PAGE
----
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BLM withdraws more than 4,000 acres of sacred lands around Placitas from mineral leasing

Interior Secretary Deb Haaland signs Public Land Order 7940 protecting more than 4,000 acres in Sandoval County from mineral leasing
Alice Fordham
Interior Secretary Deb Haaland signs Public Land Order 7940 protecting more than 4,000 acres in Sandoval County from mineral leasing

A new Public Land Order withdraws from new mining and oil and gas development more than 4,200 acres of land considered sacred by Pueblos and used by wildlife.

Interior Secretary Deb Haaland signed the order, which will last 50 years, in a ceremony in Bernalillo (it is not yet published but the text is here).

"There are some places that are too special for development," she said. "And yet there are mining operations that encroach further into communities and wildlife habitats."

The land, near Placitas in Sandoval County, is in four parcels. It is considered sacred to the Pueblos of San Felipe and Santa Ana, with an archaeological record stretching back millennia, according to the Bureau of Land Management's initial proposal for withdrawal of leasing.

Santa Ana Governor Myron Armijo attended the signing.

"Over the millennia, I guess you would say the Pueblo of Santa Ana has been in this area, we've been stewards of the land, always, always," he told KUNM.

Gravel mines already operate in land abutting the newly protected areas, and mining companies have previously been issued further exploration permits, according to the BLM.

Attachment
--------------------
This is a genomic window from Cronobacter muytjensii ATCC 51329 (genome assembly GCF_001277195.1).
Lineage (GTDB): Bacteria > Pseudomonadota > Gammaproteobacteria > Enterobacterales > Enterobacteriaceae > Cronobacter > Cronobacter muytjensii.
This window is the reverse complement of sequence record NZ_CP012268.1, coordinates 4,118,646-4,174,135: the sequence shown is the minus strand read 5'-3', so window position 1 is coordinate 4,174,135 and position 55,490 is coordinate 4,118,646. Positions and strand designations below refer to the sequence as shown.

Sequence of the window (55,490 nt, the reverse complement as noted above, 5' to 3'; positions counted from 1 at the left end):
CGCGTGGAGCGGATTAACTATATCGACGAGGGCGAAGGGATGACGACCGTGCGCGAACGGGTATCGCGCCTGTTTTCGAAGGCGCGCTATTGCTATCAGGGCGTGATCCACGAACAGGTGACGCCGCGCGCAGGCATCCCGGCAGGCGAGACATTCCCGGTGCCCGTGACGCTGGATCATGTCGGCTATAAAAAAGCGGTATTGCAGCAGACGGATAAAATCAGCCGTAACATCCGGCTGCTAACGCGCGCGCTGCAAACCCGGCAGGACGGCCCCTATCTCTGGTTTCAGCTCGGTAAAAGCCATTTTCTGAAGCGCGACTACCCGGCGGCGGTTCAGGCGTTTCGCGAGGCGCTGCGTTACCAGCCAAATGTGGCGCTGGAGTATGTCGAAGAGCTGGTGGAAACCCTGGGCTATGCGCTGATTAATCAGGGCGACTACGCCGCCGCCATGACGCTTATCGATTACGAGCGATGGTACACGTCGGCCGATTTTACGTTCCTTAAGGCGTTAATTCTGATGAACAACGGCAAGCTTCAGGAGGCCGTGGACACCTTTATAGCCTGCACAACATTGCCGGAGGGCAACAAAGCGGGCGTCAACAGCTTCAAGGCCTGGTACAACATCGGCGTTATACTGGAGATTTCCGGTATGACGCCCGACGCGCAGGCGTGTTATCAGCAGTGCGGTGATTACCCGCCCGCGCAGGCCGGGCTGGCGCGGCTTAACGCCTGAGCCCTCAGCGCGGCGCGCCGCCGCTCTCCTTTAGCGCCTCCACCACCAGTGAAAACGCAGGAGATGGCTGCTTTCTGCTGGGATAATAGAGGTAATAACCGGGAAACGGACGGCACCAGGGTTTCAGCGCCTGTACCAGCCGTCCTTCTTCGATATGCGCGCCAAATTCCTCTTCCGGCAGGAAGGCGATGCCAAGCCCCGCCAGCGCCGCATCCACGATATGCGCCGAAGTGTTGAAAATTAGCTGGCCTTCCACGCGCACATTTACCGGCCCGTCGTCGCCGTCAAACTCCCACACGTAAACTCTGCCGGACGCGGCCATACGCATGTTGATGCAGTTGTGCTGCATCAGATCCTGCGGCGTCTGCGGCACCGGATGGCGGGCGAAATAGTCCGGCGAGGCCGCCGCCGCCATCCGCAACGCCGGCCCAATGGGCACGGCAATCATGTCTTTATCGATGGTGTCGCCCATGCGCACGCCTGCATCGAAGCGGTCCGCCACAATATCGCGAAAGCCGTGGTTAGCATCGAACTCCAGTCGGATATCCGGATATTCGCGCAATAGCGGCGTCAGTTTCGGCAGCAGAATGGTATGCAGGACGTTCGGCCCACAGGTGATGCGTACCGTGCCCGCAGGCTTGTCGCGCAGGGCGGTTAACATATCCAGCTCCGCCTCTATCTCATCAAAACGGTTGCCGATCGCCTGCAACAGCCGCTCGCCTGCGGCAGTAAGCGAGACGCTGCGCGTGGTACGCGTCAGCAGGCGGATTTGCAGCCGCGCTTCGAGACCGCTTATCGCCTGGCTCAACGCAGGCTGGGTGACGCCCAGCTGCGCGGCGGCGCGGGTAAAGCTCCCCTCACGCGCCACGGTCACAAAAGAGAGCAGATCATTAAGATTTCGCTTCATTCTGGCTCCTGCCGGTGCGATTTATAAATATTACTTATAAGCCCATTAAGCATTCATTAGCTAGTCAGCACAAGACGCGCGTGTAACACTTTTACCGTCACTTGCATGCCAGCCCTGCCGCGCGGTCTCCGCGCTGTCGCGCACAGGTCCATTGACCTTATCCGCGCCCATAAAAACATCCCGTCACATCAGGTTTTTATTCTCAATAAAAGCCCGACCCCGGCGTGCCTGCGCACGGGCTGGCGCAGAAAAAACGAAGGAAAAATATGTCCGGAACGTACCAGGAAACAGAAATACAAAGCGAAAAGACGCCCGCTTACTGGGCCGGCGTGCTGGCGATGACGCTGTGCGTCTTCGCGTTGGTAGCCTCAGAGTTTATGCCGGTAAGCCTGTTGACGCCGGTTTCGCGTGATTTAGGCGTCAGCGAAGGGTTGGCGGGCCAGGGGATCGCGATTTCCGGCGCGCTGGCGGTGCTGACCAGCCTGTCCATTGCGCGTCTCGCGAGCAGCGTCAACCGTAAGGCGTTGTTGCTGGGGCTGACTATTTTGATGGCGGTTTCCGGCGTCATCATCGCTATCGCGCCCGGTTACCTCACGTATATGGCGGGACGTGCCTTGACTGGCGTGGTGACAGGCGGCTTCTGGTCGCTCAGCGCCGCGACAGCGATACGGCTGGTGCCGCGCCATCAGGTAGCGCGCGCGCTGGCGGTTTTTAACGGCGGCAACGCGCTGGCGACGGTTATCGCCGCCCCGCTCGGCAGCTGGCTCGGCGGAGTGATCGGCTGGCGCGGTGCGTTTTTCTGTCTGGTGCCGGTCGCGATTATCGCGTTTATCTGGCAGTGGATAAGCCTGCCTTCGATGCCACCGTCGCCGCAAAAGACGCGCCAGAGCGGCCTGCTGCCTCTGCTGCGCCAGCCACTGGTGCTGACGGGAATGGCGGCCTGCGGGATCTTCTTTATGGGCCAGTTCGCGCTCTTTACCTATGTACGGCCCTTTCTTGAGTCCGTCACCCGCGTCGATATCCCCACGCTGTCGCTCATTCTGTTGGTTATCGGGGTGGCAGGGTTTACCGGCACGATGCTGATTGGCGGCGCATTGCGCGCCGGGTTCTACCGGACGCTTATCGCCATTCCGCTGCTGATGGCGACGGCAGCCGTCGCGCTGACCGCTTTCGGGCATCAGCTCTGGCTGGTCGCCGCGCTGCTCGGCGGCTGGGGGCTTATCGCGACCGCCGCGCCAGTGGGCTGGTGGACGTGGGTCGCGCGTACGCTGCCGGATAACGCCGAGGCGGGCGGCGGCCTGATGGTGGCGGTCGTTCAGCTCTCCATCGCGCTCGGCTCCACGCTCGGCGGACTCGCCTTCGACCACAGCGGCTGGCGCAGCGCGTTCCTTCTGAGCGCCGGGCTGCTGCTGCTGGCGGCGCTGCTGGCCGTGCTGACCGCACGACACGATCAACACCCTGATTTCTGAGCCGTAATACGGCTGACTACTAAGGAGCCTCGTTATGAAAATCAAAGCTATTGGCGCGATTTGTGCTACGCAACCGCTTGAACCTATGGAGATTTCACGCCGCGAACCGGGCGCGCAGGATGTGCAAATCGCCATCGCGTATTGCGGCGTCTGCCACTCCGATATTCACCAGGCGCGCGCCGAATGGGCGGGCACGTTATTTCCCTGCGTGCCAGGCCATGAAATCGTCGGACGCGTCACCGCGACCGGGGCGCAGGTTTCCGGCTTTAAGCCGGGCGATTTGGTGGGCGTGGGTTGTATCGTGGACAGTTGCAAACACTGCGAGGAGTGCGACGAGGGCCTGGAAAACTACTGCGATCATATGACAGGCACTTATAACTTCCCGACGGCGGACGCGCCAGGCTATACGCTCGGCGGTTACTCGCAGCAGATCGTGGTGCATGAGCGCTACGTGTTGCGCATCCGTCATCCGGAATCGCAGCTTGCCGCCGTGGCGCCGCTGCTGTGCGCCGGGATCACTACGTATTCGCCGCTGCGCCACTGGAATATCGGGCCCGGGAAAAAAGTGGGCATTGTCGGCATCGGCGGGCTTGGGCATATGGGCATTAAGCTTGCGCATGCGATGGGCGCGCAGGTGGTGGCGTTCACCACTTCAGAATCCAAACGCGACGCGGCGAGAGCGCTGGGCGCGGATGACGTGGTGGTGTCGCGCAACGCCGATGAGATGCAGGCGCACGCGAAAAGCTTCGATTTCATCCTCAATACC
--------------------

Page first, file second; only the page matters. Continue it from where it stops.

The agency proposed withdrawing mineral rights from the area last September, saying that as well as being held sacred, the area was important for people in nearby Albuquerque to use for recreation and for wildlife like elk and bears to move from place to place.

"We've been trying to establish a wildlife corridor from the Sandias, the north face of the Sandias through I-25 across to the Jemez canyon or to the Jemez mountain range," Governor Armijo said.

A BLM report noted that 90% of comments they received were in favor. Secretary Haaland walked around the area before signing the order.

"As I stood atop the Crest of Montezuma, taking in the scenic views, we could see some of the communities that call this special place home," she said. "And I completely understand why people want to live there."

The San Antonio de las Huertas land grant is also in the area. Augustine Lucero, the former president of the land grant, attended the ceremony and said that he hoped it would mark the beginning of greater cooperation between the land grant and Pueblo communities.

"I hope that what happens today is just the beginning of things to come. Not just when it comes to the signing of these documents, but the bridging of the chasms between our people," he said.

Members of New Mexico's congressional delegation have worked since at least 2016 to pass legislation that would permanently withdraw land in that area, often known as the Buffalo Tract, from mineral development.

Senator Martin Heinrich said in a statement, "The Biden administration has listened to our calls and recognized that the Buffalo Tract is clearly the wrong place for a gravel mine."

Alice Fordham joined the news team in 2022 after a career as an international correspondent, reporting for NPR from the Middle East and later Latin America and Europe. She also worked as a podcast producer for The Economist among other outlets, and tries to meld a love of sound and storytelling with solid reporting on the community. She grew up in the U.K. and has a small jar of Marmite in her kitchen for emergencies.
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